“No country, irrespective of its size or strength, is immune from the impacts of climate change, and no country can afford to tackle the climate challenge alone.”
“Climate change will make a difficult situation much worse, and will affect millions of people in the Middle East and North Africa region,” World Bank MENA Vice-President Hafez Ghanem stated at the 22nd Conference of Parties to the UN Framework Convention on Climate Change (UNFCCC) in Marrakech, Morocco on 7-18 November.
One in three people living in Europe and Central Asia think that corruption is one of the biggest problems facing their country, a figure that rises to two in three in Spain, Moldova and Kosovo, showing that urgent action against the abuse of power and secret deals is needed.
More than 2.2 billion people in Asia rely on agriculture for their livelihoods, but the Asian Development Bank warns that stagnant and declining yields of major crops such as rice and wheat can be ultimately linked to declining investments in agriculture. Public investments in agriculture in India, for instance, have been roughly the same since 2004.
While agriculture could be the driving force to lift millions of Africans out of poverty and alleviate hunger, its full potential remains untapped. For example, only between five and seven percent of the continent’s cultivated land is irrigated, leaving farmers vulnerable to climate shocks like the devastating El Nino-driven drought in southern Africa. That's why international agencies like the U.N. Food and Agriculture Organization (FAO) are forging key partnerships to enhance agricultural production, sustainable natural resource management and increased market access.
Video report “Urban agriculture sprouts in favelas” plus full contribution by IPS journalist Fabíola Ortiz.You don’t need to live in the country side to grow vegetables. It is possible to maintain an organic farming based on ‘agricology’, in the favelas or shanty towns in Rio de Janeiro a pioneering initiative is now underway. Ms. Maria Helena joined the first course of organic urban agriculture.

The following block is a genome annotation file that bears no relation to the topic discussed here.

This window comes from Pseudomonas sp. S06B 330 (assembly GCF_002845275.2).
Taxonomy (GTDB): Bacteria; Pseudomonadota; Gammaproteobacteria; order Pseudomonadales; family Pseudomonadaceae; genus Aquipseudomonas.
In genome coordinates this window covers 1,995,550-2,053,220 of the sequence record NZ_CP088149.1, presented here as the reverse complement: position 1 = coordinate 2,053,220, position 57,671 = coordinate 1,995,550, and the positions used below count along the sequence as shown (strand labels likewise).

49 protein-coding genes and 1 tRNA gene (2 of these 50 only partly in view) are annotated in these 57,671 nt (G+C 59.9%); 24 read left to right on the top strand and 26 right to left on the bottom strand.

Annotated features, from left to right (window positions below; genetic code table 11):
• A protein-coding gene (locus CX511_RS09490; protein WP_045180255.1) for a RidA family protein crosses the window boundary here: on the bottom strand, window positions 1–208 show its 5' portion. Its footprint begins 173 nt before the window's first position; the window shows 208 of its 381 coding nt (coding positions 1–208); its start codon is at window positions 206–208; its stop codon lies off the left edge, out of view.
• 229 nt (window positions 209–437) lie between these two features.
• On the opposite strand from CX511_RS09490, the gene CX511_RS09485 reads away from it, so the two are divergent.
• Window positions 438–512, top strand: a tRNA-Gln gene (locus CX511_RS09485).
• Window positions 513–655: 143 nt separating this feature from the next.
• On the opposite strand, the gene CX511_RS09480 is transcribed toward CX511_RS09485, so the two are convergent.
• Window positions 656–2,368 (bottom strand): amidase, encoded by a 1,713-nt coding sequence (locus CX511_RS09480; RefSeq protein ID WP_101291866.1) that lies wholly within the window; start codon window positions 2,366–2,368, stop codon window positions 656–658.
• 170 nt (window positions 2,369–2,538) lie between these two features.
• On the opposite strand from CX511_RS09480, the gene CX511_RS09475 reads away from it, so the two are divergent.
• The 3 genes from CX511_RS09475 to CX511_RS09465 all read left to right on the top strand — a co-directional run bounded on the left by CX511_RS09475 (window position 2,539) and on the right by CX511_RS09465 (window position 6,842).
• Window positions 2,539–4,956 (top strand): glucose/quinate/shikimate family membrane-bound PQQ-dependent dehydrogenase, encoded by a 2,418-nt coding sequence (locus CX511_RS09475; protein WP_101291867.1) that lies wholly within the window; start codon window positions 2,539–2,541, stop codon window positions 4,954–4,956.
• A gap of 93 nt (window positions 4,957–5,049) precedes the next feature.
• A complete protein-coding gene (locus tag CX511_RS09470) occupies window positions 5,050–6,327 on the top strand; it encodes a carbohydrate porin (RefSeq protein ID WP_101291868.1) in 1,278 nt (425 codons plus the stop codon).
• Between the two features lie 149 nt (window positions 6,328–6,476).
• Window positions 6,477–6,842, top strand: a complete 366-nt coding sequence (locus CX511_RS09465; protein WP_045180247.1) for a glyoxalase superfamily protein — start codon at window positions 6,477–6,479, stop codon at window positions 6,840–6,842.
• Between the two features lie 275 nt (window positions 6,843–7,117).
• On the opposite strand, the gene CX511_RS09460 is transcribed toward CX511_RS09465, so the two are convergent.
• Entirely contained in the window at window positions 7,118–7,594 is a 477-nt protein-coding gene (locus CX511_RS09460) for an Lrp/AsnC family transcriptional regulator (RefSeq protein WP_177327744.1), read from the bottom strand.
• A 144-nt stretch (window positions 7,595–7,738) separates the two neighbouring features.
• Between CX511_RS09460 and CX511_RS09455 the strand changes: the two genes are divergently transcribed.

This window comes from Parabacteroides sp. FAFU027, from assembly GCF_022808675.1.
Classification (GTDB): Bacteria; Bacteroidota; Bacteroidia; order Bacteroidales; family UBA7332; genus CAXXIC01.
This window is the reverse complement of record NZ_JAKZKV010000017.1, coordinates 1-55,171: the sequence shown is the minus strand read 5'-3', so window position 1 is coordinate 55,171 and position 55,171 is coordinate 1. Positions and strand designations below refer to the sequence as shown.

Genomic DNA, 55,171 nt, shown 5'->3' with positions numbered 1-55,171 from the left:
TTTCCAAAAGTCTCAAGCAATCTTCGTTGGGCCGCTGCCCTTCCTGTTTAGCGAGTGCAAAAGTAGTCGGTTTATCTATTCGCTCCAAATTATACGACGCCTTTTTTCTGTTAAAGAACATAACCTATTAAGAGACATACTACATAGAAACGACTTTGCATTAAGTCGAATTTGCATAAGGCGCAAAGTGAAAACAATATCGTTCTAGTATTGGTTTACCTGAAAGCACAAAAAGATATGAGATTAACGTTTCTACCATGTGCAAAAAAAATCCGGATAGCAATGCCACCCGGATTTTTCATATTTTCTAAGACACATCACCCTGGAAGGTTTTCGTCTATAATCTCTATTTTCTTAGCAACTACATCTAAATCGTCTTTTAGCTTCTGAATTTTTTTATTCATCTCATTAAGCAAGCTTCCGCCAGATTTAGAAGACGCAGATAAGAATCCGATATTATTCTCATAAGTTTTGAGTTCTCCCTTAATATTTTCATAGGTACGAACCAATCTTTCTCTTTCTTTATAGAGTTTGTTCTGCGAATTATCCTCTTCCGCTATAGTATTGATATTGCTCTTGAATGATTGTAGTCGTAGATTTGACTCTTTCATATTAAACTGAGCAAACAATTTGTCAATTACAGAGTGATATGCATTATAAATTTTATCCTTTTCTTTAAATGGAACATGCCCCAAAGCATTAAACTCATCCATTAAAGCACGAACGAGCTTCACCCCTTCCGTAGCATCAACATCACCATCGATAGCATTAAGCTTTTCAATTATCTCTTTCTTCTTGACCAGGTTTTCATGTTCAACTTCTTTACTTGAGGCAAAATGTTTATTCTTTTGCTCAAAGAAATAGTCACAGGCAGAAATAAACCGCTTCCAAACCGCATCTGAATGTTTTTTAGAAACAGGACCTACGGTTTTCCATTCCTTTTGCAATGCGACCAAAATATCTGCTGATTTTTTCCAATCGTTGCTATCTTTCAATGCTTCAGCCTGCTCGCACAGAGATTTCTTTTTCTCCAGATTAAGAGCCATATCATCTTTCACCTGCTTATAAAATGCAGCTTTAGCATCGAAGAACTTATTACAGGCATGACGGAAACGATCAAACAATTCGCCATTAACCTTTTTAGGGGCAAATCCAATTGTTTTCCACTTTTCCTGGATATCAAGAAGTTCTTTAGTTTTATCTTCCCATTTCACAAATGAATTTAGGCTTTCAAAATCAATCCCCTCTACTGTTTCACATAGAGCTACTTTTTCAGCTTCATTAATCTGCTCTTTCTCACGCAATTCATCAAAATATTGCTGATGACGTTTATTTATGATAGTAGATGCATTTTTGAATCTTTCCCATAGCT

Cameroon’s women are making strides in the fight against climate change. For the past months local housewives have been testing “improved wood stoves”, a revolutionary cooking appliance which consumes less wood and produces less smoke than traditional cookers.In a country where people are usually too poor to have access to gas and wood consumption is on the rise, improved wood stoves can limit deforestation and help women improve their quality of life.
The goal is an ambitious one – to deliver a polio-free world by 2018. Towards this end, the multi-sector Global Polio Eradication Initiative (GPEI) is bringing out the big guns, sparing no expense to ensure that “every last child” is immunised against the crippling disease.
It may be hard to argue that Mexico is not at the forefront of legislation in Latin America. In the last decade, abortion was decriminalised, at least in the Capital, and the possession of small quantities of certain drugs for personal consumption was also decriminalised. This country, famous for its sexist culture, has also ratified several international gender equality instruments.But Mexico hasn’t been able to translate these legal commitments into practices that impact the prevalent culture in the workplace, where discriminatory behaviours and abuses against women remain deeply entrenched.
Experts say mainstreaming organic farming in African could help feed the hungry on the continent, reduce poverty and mitigate the effects of climate change.
CASEFE, a family-owned hydroponic farming operation, is located in the province of Flores, Uruguay.Hydroponics is a sustainable and environmentally friendly agricultural production method that does not rely on pesticides and can guarantee food for the future.
Akinwumwi Adesina, minister of Agriculture and Rural Development of Nigeria, interviewed by IPS journalist in Zimbabwe Busani.“Agriculture is not a development program”.
“My mother used to just stay at home, now she has come back and is an engineer and a leader. She is on the Village Energy Committee,” said a 10-year-old girl from the village of Chekeleni, in Tanzania’s southeastern Mtwara district.
The global canon of climate legislation has undergone significant changes over the last four decades. These changes in recent years have included a growing body of signature laws and initiatives spearheaded by countries in the global South, many of which are disproportionally affected by decades of uncurbed global environmental degradation and greenhouse gas emissions.